To better demonstrate the effect of calibration curves on glucose measurements, an exemplary in vitro test is described with and without temperature compensation. The temperature of the area or solution surrounding the sensor 13 or the temperature of a device the sensor 13 a is attached was varied from 30° C. to 42° C. over time, as shown in FIG. 7. After a predetermined period, the glucose concentration was increased by about 100 mg/dL for about every 40 minutes.

FIG. 8 is a graph illustrating the change in glucose concentration over a period of time. As shown in FIG. 8, the solid line illustrates the true glucose concentration at a specific time, the dotted line represents the measured glucose concentration without temperature compensation, and the dashed line represents the measured glucose concentration with temperature compensation. The temperature compensation used in FIG. 8 was in the form:


glucose concentration=slope·current·e T coeff (T cal −T)  (2)

where, slope is the change in glucose concentration divided by the change in current;

    • current is the current generated by the electrode 13;
    • Tcoeff is the temperature coefficient of the sensor(s);
    • Tcal is the temperature at which the electrode 13 was calibrated; and
    • T is the temperature of the electrode 13 measured by the temperature sensing element 15.

Without temperature compensation, there are large errors in the measured glucose values. However, with temperature compensation using equation (2), the measured glucose values line up relatively close to the true glucose values. A Clark Error grid, illustrated in FIG. 9, shows how the glucose measurements, with temperature compensation, compare to the true glucose concentration values. The Clark Error grid of FIG. 9 shows significantly less error in measured glucose concentration, when compared to the Clark Error grid of FIG. 3. The measured glucose concentration with temperature compensation is clinically accurate (Zone A) with measurements close to the reference glucose level.

While certain exemplary embodiments have been described and shown in the accompanying drawings, it is to be understood that such embodiments are merely illustrative of and not restrictive on the broad invention, and that this invention not be limited to the specific constructions and arrangements shown and described, since various other changes, combinations, omissions, modifications and substitutions, in addition to those set forth in the above paragraphs, are possible. Those skilled in the art will appreciate that various adaptations and modifications of the just described preferred embodiment can be configured without departing from the scope and spirit of the invention. Therefore, it is to be understood that, within the scope of the appended claims, the invention may be practiced other than as specifically described herein.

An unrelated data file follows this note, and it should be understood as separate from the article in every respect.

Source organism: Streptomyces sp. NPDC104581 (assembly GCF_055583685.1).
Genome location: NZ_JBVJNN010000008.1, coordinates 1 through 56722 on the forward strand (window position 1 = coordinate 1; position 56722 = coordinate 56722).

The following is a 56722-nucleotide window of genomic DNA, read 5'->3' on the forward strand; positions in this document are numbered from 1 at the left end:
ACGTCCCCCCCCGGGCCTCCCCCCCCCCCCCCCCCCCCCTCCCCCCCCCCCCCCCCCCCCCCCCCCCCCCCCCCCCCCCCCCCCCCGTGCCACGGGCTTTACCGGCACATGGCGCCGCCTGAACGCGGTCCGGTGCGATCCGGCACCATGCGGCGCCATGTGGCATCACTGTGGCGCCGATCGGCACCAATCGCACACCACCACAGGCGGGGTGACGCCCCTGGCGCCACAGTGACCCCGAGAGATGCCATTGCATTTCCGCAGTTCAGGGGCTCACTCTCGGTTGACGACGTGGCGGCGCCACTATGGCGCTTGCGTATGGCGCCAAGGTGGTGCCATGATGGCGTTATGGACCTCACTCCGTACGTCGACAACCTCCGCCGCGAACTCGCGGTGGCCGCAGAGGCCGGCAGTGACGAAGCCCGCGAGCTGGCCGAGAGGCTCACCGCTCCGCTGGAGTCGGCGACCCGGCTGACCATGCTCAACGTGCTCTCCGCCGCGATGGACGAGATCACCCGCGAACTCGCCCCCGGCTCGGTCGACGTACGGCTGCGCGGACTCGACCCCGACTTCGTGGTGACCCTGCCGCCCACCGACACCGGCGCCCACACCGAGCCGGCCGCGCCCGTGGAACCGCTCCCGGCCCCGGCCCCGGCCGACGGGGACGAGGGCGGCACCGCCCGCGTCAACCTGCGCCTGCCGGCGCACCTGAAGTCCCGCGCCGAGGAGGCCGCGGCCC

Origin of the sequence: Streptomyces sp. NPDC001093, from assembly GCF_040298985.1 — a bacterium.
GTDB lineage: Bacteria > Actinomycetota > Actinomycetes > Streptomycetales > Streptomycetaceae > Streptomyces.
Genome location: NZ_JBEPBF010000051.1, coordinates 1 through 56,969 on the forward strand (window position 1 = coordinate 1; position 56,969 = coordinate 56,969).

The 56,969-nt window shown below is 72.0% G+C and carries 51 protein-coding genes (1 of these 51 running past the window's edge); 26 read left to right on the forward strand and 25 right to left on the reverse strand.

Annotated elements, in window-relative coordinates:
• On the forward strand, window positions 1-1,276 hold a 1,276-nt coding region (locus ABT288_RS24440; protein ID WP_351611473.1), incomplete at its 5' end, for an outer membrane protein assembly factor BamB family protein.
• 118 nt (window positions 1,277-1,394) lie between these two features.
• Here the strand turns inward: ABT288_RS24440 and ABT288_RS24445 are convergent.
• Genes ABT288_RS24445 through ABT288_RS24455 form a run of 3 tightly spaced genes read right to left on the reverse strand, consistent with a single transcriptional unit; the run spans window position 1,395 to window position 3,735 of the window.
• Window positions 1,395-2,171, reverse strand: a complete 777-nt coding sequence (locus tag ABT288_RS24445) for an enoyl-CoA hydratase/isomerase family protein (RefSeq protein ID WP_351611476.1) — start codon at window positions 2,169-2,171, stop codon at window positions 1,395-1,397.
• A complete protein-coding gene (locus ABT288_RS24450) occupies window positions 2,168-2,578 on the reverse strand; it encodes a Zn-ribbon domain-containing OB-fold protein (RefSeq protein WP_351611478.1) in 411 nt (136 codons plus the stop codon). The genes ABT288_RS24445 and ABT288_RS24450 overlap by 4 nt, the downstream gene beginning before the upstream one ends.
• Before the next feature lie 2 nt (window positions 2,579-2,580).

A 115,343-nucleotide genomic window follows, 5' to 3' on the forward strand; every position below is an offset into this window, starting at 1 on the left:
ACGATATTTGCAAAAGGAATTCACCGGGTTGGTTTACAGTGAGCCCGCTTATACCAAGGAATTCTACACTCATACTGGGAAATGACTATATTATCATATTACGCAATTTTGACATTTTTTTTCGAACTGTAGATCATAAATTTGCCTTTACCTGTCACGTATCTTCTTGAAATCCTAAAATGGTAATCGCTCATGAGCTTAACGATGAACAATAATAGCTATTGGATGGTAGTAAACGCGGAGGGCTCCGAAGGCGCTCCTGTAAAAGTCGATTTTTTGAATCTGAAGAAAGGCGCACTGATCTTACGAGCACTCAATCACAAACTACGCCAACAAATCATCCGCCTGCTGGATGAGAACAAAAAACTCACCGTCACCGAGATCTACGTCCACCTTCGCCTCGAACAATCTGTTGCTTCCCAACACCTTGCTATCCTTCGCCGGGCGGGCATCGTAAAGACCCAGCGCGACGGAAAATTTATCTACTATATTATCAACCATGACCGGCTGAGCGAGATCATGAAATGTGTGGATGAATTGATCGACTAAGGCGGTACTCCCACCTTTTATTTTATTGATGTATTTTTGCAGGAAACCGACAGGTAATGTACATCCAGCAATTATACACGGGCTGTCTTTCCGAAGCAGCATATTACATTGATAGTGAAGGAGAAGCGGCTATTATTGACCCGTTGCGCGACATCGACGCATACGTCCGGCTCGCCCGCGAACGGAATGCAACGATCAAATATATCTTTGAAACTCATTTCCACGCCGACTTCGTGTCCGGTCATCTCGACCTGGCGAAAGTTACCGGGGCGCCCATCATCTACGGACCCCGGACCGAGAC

For example, the temperature compensation was described in the context of sensor 13. A person skilled in the art would understand that the temperature compensation of the invention may be applied to other enzyme electrodes and/or other biosensors affected by temperature change.

While certain embodiments were described in the context of using one temperature sensing element 15 to measure the temperature of the sensor, those skilled in the art would appreciate the use of a plurality of temperature sensing elements 15 that would aid in obtaining a calibration curve for different operating conditions. For example, two temperature sensing elements may be used to measure temperature: one temperature sensing element measures the body temperature (T1) while the second temperature sensing element measures the temperature (T2) of the infusion fluid. The temperature results may be calibrated and correlated to obtain an analyte calibration curve that is compensated by a function of temperature (T1) and temperature (T2).

Additionally, while the examples included herein illustrate temperature correction factors dependent only on a constant temperature coefficient and temperature, those skilled in the art would recognize a temperature coefficient and/or correction factor that was dependent on the estimated or measured glucose concentration, oxygen tension, and/or pH, for example, as being part of the same invention.

Referenced by
Citing PatentFiling datePublication dateApplicantTitle
US8437827Jun 30, 2009May 7, 2013Abbott Diabetes Care Inc.Extruded analyte sensors and methods of using same
US20100033188 *Aug 5, 2009Feb 11, 2010Rieth Harry TApparatus, method and system for determining a physiological condition within a mammal
US20100326842 *Jun 30, 2009Dec 30, 2010Abbott Diabetes Care Inc.Extruded Electrode Structures and Methods of Using Same
WO2011007205A1 *Sep 11, 2009Jan 20, 2011Nova Biomedical CorporationTemperature-compensated in-vivo sensor
Classifications
U.S. Classification604/523, 205/777.5
International ClassificationC12Q1/00, A61M25/00
Cooperative ClassificationC12Q1/006, G01N33/5302, C12Q1/001
European ClassificationG01N33/53B, C12Q1/00B6B, C12Q1/00B
Legal Events
DateCodeEventDescription
Feb 12, 2008ASAssignment
Owner name: EDWARDS LIFESCIENCES CORPORATION, CALIFORNIA
Free format text: ASSIGNMENT OF ASSIGNORS INTEREST;ASSIGNORS:FJIELD, TODD;HIGGINS, MICHAEL;CURRY, KENNETH;AND OTHERS;REEL/FRAME:020500/0001;SIGNING DATES FROM 20071116 TO 20080211